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Movie Pirating and the Fight against Streaming

Unfair competition is one of the greatest challenges for a lot of industries these days. Especially for the entertainment industry taken in the broader sense of the word. Licenced online casino operators, which have obtained all necessary documents and are working within the legal framework, have to compete with unregulated casino, which often managed to achieve greater profits, at the expense of players’ safety. It is important to always check the credentials of a casino in question before you start playing. There are many certified casinos at which you can play instantly without any worries. Similarly, people in the film industry face the problem of pirating and free movie streaming. It is completely unfair, as actors, producers and companies involved in the film making process don’t receive any compensation from copies that are illegally distributed and streamed online.

It Is Illegal!
Films, series and other recorded programmes which can be broadcasted on TV or watched in cinemas are intellectual property. In the strict sense of the word, creating or distributing a non-licenced, illegal copy of any material that is protected by a trademark and is intellectual property is robbery. Many people don’t perceive it as such and keep watching pirated copies for free. This is illegal everywhere in the world, but there are countries where these laws aren’t properly enforced. Statistics show that the movie industry is losing billions as a result of that. This is an enormous amount of money and something has to be done about this. Even in developed countries like the UK, about a third of the population is watching films illegally online or is buying cheap counterfeited copies. 






















There’s a Lot of Piracy in the World
The amounts that the industry is losing are staggering. Back in 2005, the movie industry, taken internationally, lost an amazing $18bn due to piracy. While ten years ago, most of the losses were accounted to hard good piracy (DVD copies, for example), nowadays most of it is internet piracy. Illegal copies can either downloaded from the internet, or watched online for free, via streaming websites on which the movies have been uploaded. As it was mentioned piracy is present in developed countries, but in countries such as China and Russia it is even more prevalent. In some cases the losses for the industry in these countries exceed 75%, or even 80%.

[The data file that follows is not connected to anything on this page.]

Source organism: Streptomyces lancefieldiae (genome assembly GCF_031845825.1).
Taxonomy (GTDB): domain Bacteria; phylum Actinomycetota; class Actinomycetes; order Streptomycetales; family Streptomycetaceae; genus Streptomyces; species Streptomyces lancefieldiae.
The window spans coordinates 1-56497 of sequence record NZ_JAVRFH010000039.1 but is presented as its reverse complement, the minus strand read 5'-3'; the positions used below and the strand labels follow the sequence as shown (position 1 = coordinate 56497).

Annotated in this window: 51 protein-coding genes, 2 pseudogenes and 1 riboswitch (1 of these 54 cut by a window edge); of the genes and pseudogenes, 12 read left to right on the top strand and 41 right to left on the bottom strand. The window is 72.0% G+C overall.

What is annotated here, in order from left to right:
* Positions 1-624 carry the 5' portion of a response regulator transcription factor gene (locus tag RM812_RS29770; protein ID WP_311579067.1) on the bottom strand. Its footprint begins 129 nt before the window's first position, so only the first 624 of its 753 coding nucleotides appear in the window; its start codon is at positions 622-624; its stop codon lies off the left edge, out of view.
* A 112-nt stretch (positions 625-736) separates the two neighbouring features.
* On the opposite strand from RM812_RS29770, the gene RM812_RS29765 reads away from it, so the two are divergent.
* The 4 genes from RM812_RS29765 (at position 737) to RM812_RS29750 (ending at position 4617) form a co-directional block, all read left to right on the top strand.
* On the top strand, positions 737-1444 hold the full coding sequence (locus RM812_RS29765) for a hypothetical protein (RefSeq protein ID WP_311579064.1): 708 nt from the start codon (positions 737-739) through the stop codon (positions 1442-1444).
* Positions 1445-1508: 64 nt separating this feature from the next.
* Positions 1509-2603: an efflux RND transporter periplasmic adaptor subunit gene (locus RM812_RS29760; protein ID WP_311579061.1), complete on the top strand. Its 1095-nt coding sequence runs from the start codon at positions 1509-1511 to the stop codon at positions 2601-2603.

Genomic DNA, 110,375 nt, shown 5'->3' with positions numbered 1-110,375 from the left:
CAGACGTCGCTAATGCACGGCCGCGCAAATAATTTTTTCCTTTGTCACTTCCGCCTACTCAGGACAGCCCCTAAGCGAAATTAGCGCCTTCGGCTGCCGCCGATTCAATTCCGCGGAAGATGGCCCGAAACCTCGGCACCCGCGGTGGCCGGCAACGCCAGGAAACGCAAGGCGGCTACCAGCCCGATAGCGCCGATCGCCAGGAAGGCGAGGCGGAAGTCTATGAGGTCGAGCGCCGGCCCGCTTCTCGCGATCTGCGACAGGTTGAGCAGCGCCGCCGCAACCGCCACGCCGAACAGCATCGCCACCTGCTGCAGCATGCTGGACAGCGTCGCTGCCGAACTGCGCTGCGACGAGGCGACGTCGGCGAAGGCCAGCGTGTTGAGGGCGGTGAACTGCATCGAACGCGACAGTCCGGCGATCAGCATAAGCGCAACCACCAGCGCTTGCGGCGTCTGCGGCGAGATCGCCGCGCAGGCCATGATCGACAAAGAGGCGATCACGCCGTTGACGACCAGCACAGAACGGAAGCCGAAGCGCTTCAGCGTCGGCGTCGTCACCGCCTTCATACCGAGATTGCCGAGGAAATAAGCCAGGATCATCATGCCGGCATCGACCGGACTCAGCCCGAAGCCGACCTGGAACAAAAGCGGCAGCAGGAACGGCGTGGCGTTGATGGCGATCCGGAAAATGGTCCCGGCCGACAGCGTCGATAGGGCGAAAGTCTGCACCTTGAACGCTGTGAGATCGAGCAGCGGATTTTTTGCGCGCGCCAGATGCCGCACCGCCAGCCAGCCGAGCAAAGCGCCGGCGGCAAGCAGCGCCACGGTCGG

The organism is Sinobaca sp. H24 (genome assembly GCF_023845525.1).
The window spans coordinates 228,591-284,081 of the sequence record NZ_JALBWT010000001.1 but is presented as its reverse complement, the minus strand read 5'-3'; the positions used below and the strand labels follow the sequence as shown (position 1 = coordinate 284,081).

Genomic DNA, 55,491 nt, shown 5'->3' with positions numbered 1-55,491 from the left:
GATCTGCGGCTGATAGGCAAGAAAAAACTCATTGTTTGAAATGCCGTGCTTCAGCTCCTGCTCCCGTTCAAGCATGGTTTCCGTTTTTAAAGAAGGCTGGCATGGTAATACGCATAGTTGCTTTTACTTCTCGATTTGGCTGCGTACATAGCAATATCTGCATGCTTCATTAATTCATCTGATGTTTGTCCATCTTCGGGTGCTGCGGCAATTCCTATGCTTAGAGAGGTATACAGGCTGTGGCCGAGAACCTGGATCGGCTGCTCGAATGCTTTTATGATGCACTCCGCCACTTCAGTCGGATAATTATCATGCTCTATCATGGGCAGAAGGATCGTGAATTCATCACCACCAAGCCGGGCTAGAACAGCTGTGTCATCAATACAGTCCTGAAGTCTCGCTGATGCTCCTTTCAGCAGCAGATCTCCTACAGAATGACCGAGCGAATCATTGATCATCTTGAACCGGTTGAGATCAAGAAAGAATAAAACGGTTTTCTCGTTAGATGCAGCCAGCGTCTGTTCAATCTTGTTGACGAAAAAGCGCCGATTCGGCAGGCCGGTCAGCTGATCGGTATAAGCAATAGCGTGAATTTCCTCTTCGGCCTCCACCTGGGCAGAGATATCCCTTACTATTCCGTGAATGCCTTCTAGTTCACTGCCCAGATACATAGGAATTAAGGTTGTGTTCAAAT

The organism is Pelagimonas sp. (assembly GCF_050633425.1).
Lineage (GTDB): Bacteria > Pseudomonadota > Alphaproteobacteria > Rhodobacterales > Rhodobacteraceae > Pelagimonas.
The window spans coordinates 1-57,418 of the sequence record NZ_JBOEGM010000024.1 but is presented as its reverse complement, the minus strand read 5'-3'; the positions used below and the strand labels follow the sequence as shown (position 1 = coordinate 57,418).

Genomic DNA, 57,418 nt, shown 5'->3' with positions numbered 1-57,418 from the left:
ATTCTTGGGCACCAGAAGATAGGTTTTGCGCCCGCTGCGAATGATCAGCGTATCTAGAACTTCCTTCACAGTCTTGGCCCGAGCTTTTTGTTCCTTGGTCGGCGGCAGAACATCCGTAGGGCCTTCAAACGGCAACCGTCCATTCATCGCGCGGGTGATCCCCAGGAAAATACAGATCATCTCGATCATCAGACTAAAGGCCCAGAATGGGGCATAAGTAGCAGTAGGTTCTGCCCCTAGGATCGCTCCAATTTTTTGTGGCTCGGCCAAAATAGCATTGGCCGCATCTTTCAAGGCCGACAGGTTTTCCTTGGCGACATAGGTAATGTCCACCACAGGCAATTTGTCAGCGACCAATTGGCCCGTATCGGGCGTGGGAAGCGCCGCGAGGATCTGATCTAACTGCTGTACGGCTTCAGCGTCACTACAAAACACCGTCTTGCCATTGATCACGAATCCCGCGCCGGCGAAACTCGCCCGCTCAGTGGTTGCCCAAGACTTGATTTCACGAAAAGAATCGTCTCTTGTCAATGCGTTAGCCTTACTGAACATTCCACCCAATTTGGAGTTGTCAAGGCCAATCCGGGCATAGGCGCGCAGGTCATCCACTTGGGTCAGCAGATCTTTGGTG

Nigeria faced a similar problem, especially in the last few years after the launch of Project Nollywood. There are methods that have proved to be at least somewhat useful in the struggle against piracy and those methods should be employed in Nigeria and elsewhere.




















The Legal Pressure Is Just One Aspect 
It has to be mentioned that a lot of the methods used previously weren’t very successful. Governments, and especially police and law enforcements departments spent a lot of time, effort and resources on tracking down people who watch pirated movies. Is that really worth the effort? The problem isn’t the poor university student who is watching his favourite series online. Of course, governments should keep investing in the fight against piracy and even take legal action against entities that organise piracy on a large scale. Websites and improvised shops that sell pirated films should be closed down and those in charge should be held responsible, but a more subtle approach is also required, an approach that’ll make consumers realise that piracy is bad, but more importantly, that it even isn’t that beneficial financially.

People Should Be Encouraged Not to Watch Films Illegally
Cable companies have already introduced premium packages and pay-per-view services which allow people to watch their favourite shows and films, legally at a reasonable price. Governments should provide incentive for providers and encourage them to do this more often. Websites like Netflix pay a crucial role in the fight against piracy. Paying a small amount of money is often a lot better, then downloading a film for free only to realise that it is synchronised in Spanish or that the audio file is missing. The packages offered by such providers aren’t very expensive and even poorer people can afford them. Moreover, the use of such services should be subsidised, because it is one of the ways to ensure that movie makers, actors, producers, studios and everybody involved will get their fair share.

It Can Be Done!
To sum things up, it is possible to fight against piracy successfully. Of course, piracy will probably never be fully eliminated, but its influence can be decreased. A variety of methods should be used. Pirate websites should be closed down and counterfeit goods confiscated, but more importantly, people should be stimulated to purchase the original, legal versions of movies. Young people should be taught that illegal streaming is both morally and legally wrong and financial incentive should be provided, when necessary, in order to encourage more people to stop streaming illegally. Piracy can be destroyed if people no longer have financial motives to watch pirated films.